11 Images

In Focus: Staff Photos from July 8 - July 14

Two years ago, 19-month-old Susie Peña lost her life as the innocent victim in a shootout between police and her father. On Tuesday, her tearful mother Lorena Lopez, above center, was comforted by Arcy Carranza at a news conference in downtown L.A. where Lopez called for the resignation of Police Chief William J. Bratton. A man who said his name was Big Money Griff holds a sign expressing a heartfelt sentiment. (Richard Hartog / LAT)
Healing ailing rivers is Mark Hill’s specialty. So when the ecologist visits one of his works in progress, he’s prepared to paddle a long and sinuous route to assess the health of his watery patient, in this case, the Lower Owens River. The 62-mile-long stretch was left essentially dry in 1913 after its flows of Sierra snowmelt were diverted into the Los Angeles Aqueduct. After decades of political bickering, water was directed back into the riverbed in December, launching the largest river restoration effort ever attempted in the West. Recently, Hill took his first survey of the river via kayak. He, and other scientists, have been pleasantly surprised by the river’s recovery. (Don Kelsen / LAT)
David Heilman and Charlene Jimenez employ a non-oral method to communicate “I do” in the Silverton Casino’s aquarium on Saturday. Witnesses to the marriage ceremony on a date presumed by many people to be lucky (7/7/07) included tropical fish and ring-bearing mermaids. Let’s hope this is one promise that happens in Las Vegas but doesn’t stay there. (Barbara Davidson / LAT)
In the Eastern Sierra town of Mammoth City, Mammoth Lakes Pack Outfit has been meeting backcountry needs since 1915. The founder’s grandson now runs the enterprise out of a creaky, weatherworn shack. Here, one of the resident cowboys negotiates a stack of hay bales that feed the horses and mules that constitute transportation for backcountry campers. For adventurers seeking access to remote parts of the Eastern Sierra without hauling all the gear necessary for a comfortable trip, such outiftters are indispensible. (Spencer Weiner / LAT)
For photographer Glen Wexler, the very boring-ness of the bovine, the dullness of the dairy denizen, inspired him to create “The Secret Life of Cows” -- a book of surreal images created with digital imaging technology accompanied by an exhibition at Santa Monica’s Bergamot Station’s Track 16 Gallery. “I think cows are hysterical,” says gallery owner Tom Patchett. “They look hysterical when they are standing there chewing their cud and looking at you when you are bearing down on them. Most animals would say: ‘Run for your life, something’s coming,’ but they just sort of wait until it’s too late.” Here, Wexler fronts one of his udderly otherworldly images, assisted by Candy Kuehl-Van Winkle and Mark Wyse of A&I Photographic & Digital Services where Wexler had his printing done. (Rick Loomis / LAT)
“Keepers of the Night,” an opera by Peter Ash and Donald Sturrock, was commissioned by the Los Angeles Children’s Chorus. It’s the rare opera intended to be performed primarily by kids but enjoyed by a broader audience. “This isn’t just a young person’s thing,” says director Corey Madden, depicted here with youthful members of LACC’s Opera Camp at Pasadena Presbyterian Church last month. “Keepers,” says Madden, is “a very smart and funny fable about the opera world and about the power of the young to see through adult social and artistic pretensions.” (Francine Orr / LAT)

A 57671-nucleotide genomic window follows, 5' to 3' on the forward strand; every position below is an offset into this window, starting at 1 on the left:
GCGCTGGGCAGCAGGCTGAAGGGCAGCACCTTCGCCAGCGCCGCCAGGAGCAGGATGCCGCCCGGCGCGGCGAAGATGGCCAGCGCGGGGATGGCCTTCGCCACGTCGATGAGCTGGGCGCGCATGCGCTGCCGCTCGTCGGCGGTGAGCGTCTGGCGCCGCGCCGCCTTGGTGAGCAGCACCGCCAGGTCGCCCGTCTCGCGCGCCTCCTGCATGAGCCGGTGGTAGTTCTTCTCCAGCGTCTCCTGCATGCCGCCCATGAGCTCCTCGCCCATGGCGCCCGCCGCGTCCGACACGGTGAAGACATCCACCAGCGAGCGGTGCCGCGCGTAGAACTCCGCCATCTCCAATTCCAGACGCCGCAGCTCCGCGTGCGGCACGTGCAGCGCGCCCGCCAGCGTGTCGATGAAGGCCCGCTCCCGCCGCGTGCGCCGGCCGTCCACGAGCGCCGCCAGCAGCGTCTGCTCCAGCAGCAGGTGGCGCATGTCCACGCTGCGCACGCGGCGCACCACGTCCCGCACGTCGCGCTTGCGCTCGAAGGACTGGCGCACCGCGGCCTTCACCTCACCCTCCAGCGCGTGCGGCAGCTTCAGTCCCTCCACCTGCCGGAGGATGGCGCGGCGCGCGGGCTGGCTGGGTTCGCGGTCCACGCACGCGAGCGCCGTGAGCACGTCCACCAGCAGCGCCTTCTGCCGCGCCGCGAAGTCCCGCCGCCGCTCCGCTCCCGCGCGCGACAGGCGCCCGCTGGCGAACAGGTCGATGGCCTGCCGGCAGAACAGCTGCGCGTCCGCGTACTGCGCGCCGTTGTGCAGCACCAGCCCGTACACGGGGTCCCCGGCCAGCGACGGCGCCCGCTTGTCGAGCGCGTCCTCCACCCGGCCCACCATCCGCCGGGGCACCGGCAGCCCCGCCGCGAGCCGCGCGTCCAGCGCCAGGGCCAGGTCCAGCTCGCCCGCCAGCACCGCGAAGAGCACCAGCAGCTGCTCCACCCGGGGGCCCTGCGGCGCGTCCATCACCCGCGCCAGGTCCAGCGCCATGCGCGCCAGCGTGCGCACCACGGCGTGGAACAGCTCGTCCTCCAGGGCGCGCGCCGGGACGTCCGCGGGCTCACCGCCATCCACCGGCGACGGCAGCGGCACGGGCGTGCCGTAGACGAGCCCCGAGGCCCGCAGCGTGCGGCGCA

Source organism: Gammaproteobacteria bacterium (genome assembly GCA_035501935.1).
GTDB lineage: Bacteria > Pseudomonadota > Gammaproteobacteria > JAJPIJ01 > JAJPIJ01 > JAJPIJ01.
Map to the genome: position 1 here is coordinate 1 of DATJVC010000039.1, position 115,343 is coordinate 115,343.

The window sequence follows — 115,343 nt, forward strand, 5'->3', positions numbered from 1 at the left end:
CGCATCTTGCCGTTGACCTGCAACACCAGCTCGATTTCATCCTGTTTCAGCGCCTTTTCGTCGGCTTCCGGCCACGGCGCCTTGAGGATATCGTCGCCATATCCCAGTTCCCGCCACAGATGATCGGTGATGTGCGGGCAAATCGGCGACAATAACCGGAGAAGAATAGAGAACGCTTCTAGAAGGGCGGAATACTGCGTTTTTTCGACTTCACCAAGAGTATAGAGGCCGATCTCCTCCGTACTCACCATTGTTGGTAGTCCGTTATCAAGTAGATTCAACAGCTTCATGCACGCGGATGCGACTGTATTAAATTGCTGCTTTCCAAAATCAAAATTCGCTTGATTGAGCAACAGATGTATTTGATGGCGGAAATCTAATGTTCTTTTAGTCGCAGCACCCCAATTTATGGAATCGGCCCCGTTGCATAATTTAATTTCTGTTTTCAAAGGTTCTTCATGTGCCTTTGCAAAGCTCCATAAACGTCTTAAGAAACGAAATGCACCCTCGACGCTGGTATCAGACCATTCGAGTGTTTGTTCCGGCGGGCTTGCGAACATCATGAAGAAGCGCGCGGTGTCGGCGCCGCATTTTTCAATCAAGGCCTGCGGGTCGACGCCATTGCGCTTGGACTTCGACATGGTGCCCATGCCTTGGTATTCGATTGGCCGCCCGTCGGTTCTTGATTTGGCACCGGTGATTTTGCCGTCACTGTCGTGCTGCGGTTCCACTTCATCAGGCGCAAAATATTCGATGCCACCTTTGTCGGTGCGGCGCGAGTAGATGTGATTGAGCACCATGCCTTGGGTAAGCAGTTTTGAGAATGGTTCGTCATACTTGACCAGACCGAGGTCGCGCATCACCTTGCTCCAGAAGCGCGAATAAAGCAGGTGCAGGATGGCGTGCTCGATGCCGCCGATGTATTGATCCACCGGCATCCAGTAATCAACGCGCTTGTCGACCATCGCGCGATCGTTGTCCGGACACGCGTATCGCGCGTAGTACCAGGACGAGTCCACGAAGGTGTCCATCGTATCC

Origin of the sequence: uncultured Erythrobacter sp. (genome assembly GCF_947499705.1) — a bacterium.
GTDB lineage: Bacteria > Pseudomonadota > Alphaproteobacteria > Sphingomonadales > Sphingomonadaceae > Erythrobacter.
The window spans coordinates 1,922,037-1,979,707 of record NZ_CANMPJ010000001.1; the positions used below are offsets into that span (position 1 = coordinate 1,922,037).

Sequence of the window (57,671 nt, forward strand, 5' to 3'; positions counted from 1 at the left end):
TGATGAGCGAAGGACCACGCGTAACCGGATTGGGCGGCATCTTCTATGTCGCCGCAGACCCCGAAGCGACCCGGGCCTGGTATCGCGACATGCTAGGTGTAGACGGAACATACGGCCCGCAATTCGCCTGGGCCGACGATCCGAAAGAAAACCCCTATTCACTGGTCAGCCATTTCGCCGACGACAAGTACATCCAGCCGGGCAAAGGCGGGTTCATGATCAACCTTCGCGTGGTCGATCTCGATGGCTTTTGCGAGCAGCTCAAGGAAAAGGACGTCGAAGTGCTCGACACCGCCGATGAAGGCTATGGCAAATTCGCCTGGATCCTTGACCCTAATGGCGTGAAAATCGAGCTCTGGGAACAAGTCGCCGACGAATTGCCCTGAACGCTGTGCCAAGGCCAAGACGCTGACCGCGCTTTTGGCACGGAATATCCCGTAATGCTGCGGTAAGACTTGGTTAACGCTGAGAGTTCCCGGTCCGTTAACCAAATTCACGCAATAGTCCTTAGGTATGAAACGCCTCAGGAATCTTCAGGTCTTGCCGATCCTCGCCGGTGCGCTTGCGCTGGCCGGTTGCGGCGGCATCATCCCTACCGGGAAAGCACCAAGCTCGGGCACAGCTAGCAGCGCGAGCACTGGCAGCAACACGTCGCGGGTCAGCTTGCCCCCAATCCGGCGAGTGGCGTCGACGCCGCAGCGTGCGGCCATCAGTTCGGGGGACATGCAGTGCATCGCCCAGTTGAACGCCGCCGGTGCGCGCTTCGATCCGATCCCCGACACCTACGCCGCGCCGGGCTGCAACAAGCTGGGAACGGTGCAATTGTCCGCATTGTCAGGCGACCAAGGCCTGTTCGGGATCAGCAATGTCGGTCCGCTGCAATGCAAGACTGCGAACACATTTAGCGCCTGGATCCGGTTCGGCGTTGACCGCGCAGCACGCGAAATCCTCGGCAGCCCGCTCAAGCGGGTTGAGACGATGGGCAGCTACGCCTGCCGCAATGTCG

Veronica Duran-Ramirez, 35, finds refuge in her new home at Hope Gardens Family Center, a transitional housing site for women and children that opened two weeks ago north of Lake View Terrace. She fled an abuser who left her with two broken legs, no money and no home. Living on the streets of North Hollywood with her daughter, 10, and son, 7, Duran-Ramirez was one of several such families Tuesday at the former senior citizens retirement home whose 71 acres are a world away from their former lives on the street. In the next year, the Union Rescue Mission on skid row, which runs the center, plans to move as many as 225 homeless women and children to Hope Gardens. (Francine Orr / LAT)
Hungarian artist Ferenc Cako creates animated images using sand and light at a preview Tuesday for the Orange County Fair, which opened today. Each night at the fair, the artist will project images onto a screen that tell stories accompanied by music. (Allen J. Schaben / LAT)
Dodgers center fielder Juan Pierre gets horizontal in pursuit of a line drive by Florida Marlins outfielder Alfredo Amezaga. Although Pierre’s effort was not successful here in the third inning, by the end of nine Sunday, the Dodgers ruled, 9-3. (Stephen Osman / LAT)
More than 225,000 Orange County bus commuters found themselves without transportation this week as union members went on strike, shutting down 50 bus routes. On Tuesday, picketers made their feelings known outside an Orange County Transportation Authority bus yard in Garden Grove. The work stoppage began at midnight last Saturday, and talks contined through the week. The primary bone of contention was disagreement over how much of the pay raises should be allocated to workers with less seniority. (Don Kelsen / LAT)
Sailors acknowledge the loss of a respected member of their community Monday, dropping flowers into the ocean before the start of the Transpacific Yacht Race from San Pedro to Hawaii. They honored Wendy Ellen Siegal, who was found drowned next to her boat last week. Siegel, 55, of Long Beach, was a schoolteacher and a past participant and a promoter of the 2,225-mile race. Police said they did not suspect foul play in her death. (Stephen Osman / LAT)